Letters

Letters to the editor dated August 28, 2020

| Updated on August 28, 2020 Published on August 28, 2020

Liability of guarantor

The Finance Ministry’s directive to banks regarding personal guarantors to corporate loans (August 27) is timely. As per Section 128 of the Indian Contract Act, 1872, the liability of a guarantor is co-extensive with that of the principal debtor. Hence, following default in loan repayment by a borrower, a bank may proceed against the guarantor, even without exhausting the remedies against the former and even with respect to properties of guarantor, for which no security interest has been created favouring the bank.

Further, following the Supreme Court judgment in the Essar Steel case, personal guarantors to companies facing insolvency proceedings have also been brought under the purview of the IBC, even in case of debts under the resolution plan. However, for banks to take advantage of the favourable legal provisions, they need to have current data as to the assets owned by the guarantors. This is where their need to have a centralised database and for making optimum use of their IT systems comes in.

Following the nudge from the Finance Ministry and the lead provided by SBI, which recently invoked the personal guarantees of Anil Ambani to the loans availed of by RCom and Reliance Infratel, one hopes, the other banks too would follow suit, recover their dues from corporate borrowers and reduce their staggering NPAs.

V Jayaraman

Chennai

Lending by banks

This refers to the report ‘Banks remaining extremely risk averse will be ‘self-defeating’, warns RBI chief” (August 28). No doubt the accumulated bad loans are huge. But tightening the restrictions on lending would further hurt the industrial, agricultural and commercial sectors and, as a consequence, the economy as a whole. Therefore, while making funds available to various sectors that need them, banks should ensure that prompt repayment takes place.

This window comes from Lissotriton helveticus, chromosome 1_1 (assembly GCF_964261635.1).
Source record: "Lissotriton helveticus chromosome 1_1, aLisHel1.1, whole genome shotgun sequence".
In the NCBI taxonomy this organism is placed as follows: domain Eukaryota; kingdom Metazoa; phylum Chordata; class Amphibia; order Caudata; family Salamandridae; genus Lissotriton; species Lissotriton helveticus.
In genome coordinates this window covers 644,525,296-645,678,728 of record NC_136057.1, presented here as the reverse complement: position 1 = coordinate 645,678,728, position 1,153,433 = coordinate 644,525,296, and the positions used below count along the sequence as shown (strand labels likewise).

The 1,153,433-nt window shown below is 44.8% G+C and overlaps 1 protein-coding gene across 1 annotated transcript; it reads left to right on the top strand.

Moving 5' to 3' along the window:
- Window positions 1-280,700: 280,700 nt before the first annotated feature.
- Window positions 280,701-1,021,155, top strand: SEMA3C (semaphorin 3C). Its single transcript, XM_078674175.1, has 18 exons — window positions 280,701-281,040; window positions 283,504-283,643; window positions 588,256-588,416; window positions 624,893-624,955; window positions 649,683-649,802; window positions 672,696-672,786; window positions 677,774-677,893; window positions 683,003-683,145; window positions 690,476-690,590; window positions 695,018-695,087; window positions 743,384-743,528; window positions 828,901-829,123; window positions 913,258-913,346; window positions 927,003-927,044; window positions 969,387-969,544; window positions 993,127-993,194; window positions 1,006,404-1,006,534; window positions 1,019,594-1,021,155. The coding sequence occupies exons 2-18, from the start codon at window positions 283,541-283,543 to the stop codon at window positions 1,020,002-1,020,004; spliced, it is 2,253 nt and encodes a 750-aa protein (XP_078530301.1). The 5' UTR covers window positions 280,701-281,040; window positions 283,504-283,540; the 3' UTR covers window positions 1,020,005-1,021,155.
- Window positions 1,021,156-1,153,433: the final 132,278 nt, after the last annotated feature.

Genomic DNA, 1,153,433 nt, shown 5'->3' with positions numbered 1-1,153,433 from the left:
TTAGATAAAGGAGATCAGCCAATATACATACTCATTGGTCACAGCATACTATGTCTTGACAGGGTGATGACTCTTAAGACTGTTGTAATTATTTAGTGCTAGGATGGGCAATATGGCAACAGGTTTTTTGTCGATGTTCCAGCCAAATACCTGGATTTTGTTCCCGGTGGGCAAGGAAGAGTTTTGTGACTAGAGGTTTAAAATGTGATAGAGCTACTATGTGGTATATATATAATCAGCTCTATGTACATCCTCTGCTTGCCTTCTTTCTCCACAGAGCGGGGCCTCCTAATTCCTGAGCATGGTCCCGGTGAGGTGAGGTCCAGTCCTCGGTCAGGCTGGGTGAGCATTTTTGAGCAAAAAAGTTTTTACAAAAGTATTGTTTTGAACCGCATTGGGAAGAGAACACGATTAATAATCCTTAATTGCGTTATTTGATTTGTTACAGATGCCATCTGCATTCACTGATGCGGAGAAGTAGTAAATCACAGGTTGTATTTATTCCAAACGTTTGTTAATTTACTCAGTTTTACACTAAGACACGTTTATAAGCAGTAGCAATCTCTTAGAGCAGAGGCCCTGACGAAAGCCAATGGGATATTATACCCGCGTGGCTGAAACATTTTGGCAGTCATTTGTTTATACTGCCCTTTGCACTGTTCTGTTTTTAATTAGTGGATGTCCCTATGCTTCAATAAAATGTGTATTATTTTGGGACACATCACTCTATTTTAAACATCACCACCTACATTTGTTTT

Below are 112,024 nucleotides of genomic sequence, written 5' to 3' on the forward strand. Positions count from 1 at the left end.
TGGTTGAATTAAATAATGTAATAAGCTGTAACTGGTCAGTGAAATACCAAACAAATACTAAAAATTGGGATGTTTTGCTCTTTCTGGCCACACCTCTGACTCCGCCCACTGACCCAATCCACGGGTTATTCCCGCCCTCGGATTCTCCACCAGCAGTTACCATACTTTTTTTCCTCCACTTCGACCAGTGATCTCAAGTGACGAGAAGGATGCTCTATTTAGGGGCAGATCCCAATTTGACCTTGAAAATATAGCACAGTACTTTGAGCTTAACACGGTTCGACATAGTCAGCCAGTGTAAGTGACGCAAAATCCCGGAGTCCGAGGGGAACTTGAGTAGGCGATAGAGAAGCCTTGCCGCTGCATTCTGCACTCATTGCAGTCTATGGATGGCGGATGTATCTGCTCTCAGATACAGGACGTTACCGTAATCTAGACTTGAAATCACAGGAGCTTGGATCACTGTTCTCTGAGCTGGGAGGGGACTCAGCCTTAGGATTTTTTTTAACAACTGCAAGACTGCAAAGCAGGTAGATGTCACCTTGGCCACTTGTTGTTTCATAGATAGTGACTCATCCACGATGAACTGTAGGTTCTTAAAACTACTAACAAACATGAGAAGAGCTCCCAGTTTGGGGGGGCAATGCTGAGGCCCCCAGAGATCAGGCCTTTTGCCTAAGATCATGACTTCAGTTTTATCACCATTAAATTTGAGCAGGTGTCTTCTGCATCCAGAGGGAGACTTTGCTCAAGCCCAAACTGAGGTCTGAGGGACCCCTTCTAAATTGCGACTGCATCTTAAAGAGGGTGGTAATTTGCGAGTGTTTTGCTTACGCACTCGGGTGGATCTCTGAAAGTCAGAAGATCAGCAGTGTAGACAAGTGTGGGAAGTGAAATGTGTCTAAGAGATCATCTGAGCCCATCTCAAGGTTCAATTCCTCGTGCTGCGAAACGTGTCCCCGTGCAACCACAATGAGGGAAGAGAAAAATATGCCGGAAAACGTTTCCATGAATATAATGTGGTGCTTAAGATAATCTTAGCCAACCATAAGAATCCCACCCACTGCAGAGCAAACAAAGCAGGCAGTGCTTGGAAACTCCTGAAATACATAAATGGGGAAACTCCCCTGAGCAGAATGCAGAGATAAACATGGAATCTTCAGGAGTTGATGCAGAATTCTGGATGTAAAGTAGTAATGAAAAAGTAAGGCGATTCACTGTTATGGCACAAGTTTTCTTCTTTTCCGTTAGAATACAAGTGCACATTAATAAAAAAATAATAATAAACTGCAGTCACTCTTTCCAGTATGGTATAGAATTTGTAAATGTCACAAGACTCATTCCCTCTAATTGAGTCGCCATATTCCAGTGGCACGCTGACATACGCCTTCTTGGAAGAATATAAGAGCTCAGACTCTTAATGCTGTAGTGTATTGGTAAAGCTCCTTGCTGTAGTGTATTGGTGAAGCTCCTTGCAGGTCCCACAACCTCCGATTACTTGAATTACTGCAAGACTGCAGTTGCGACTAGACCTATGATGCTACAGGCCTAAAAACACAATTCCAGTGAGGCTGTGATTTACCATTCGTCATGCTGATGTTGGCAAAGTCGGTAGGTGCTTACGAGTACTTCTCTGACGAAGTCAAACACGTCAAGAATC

TR Anandan

Coimbatore

Logical verdict

This refers to the verdict of Bombay High Court’s Nagpur Bench on PM-CARES fund. The petitioner, claiming to be a contributor to PM-CARES fund, wanted weekly declaration of receipts and spending. The court rightly turned down the plea by stating that those having doubts on PM-CARES fund may avoid making contributions to the fund.

This should also be seen in background of the Prime Minister’s National Relief Fund (PMNRF) which, from the date of its establishment in 1948, has not made such declarations about receipts and spending even after the introduction of Right-To-Information (RTI) Act in the 2005.

Madhu Agrawal

New Delhi

GST arrears

This refers to ‘Handle with care’ (August 28). The Centre may be right in saying that though it is under constitutional obligation to pay GST revenue to States, it is unable to pay as it does not have enough GST compensation cess to pay from. But States are also within their right to seek money, and moreover it is not only due to Covid that the Centre has been slack in paying. Dues are pending for even the pre-Covid period.

Giving States the option of borrowing from the RBI is not such a good move. Ideally, the Centre must share some amount from its own funds.

Bal Govind

Noida

Push for EVs

India certainly needs electric vehicles to take off and reach critical mass within this decade. Our public transportation should ride on this technology for us to get the benefits promised by it. The technology supporting electric cars will evolve and converge towards an optimal state. We should welcome the government’s move to allow sales of vehicles without a built-in battery as consumers need not lock into a technology that is a work in progress yet.

The industry with subsidies from the Centre should work on developing a public charging infrastructure to start a virtuous cycle of adoption of electric mobility. The widespread availability of ATMs is a model to emulate as these are open to customers of any bank regardless of which bank set up the machine.

Anand Srinivasan

Bengaluru

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Published on August 28, 2020
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